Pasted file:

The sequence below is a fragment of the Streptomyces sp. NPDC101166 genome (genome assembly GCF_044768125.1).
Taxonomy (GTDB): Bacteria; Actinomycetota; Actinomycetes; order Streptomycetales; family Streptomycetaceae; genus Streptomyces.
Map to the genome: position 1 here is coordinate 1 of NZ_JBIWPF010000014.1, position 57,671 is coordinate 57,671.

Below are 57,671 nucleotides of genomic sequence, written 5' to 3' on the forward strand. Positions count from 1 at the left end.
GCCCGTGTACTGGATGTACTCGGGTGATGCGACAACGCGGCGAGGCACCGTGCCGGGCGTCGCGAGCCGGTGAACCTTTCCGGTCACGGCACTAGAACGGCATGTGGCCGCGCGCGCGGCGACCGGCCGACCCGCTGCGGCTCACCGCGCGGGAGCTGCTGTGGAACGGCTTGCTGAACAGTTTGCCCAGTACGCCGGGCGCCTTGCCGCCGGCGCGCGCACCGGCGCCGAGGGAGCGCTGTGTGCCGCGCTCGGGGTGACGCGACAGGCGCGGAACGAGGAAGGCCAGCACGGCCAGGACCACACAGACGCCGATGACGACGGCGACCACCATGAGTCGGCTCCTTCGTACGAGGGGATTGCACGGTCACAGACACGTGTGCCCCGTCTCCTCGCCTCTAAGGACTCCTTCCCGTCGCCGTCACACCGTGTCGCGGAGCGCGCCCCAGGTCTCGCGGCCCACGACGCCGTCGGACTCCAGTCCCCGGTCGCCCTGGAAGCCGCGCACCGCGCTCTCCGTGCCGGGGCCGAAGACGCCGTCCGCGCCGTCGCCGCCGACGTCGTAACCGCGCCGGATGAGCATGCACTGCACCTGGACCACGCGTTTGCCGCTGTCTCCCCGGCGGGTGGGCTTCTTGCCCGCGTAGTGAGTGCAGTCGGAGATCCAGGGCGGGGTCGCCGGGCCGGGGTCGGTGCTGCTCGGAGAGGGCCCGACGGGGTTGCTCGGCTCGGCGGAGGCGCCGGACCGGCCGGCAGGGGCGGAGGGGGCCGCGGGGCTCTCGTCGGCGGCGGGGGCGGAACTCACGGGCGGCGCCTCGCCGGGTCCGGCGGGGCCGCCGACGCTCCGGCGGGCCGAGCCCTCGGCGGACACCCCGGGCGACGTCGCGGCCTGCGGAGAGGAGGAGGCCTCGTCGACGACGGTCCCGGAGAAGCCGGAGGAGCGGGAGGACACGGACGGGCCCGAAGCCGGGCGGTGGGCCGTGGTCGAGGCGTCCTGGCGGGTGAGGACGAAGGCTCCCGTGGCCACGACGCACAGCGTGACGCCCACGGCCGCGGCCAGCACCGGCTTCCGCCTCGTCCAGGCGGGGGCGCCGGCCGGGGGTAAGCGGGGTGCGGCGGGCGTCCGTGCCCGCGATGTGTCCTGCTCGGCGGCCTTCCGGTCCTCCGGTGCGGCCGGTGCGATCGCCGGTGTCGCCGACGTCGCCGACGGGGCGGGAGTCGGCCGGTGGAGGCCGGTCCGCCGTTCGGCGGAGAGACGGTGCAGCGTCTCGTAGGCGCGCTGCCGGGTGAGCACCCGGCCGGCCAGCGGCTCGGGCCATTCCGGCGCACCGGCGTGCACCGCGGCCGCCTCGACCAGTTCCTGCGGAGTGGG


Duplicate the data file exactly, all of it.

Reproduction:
The sequence below is a fragment of the Streptomyces sp. NPDC101166 genome (genome assembly GCF_044768125.1).
Taxonomy (GTDB): Bacteria; Actinomycetota; Actinomycetes; order Streptomycetales; family Streptomycetaceae; genus Streptomyces.
Map to the genome: position 1 here is coordinate 1 of NZ_JBIWPF010000014.1, position 57,671 is coordinate 57,671.

Below are 57,671 nucleotides of genomic sequence, written 5' to 3' on the forward strand. Positions count from 1 at the left end.
GCCCGTGTACTGGATGTACTCGGGTGATGCGACAACGCGGCGAGGCACCGTGCCGGGCGTCGCGAGCCGGTGAACCTTTCCGGTCACGGCACTAGAACGGCATGTGGCCGCGCGCGCGGCGACCGGCCGACCCGCTGCGGCTCACCGCGCGGGAGCTGCTGTGGAACGGCTTGCTGAACAGTTTGCCCAGTACGCCGGGCGCCTTGCCGCCGGCGCGCGCACCGGCGCCGAGGGAGCGCTGTGTGCCGCGCTCGGGGTGACGCGACAGGCGCGGAACGAGGAAGGCCAGCACGGCCAGGACCACACAGACGCCGATGACGACGGCGACCACCATGAGTCGGCTCCTTCGTACGAGGGGATTGCACGGTCACAGACACGTGTGCCCCGTCTCCTCGCCTCTAAGGACTCCTTCCCGTCGCCGTCACACCGTGTCGCGGAGCGCGCCCCAGGTCTCGCGGCCCACGACGCCGTCGGACTCCAGTCCCCGGTCGCCCTGGAAGCCGCGCACCGCGCTCTCCGTGCCGGGGCCGAAGACGCCGTCCGCGCCGTCGCCGCCGACGTCGTAACCGCGCCGGATGAGCATGCACTGCACCTGGACCACGCGTTTGCCGCTGTCTCCCCGGCGGGTGGGCTTCTTGCCCGCGTAGTGAGTGCAGTCGGAGATCCAGGGCGGGGTCGCCGGGCCGGGGTCGGTGCTGCTCGGAGAGGGCCCGACGGGGTTGCTCGGCTCGGCGGAGGCGCCGGACCGGCCGGCAGGGGCGGAGGGGGCCGCGGGGCTCTCGTCGGCGGCGGGGGCGGAACTCACGGGCGGCGCCTCGCCGGGTCCGGCGGGGCCGCCGACGCTCCGGCGGGCCGAGCCCTCGGCGGACACCCCGGGCGACGTCGCGGCCTGCGGAGAGGAGGAGGCCTCGTCGACGACGGTCCCGGAGAAGCCGGAGGAGCGGGAGGACACGGACGGGCCCGAAGCCGGGCGGTGGGCCGTGGTCGAGGCGTCCTGGCGGGTGAGGACGAAGGCTCCCGTGGCCACGACGCACAGCGTGACGCCCACGGCCGCGGCCAGCACCGGCTTCCGCCTCGTCCAGGCGGGGGCGCCGGCCGGGGGTAAGCGGGGTGCGGCGGGCGTCCGTGCCCGCGATGTGTCCTGCTCGGCGGCCTTCCGGTCCTCCGGTGCGGCCGGTGCGATCGCCGGTGTCGCCGACGTCGCCGACGGGGCGGGAGTCGGCCGGTGGAGGCCGGTCCGCCGTTCGGCGGAGAGACGGTGCAGCGTCTCGTAGGCGCGCTGCCGGGTGAGCACCCGGCCGGCCAGCGGCTCGGGCCATTCCGGCGCACCGGCGTGCACCGCGGCCGCCTCGACCAGTTCCTGCGGAGTGGG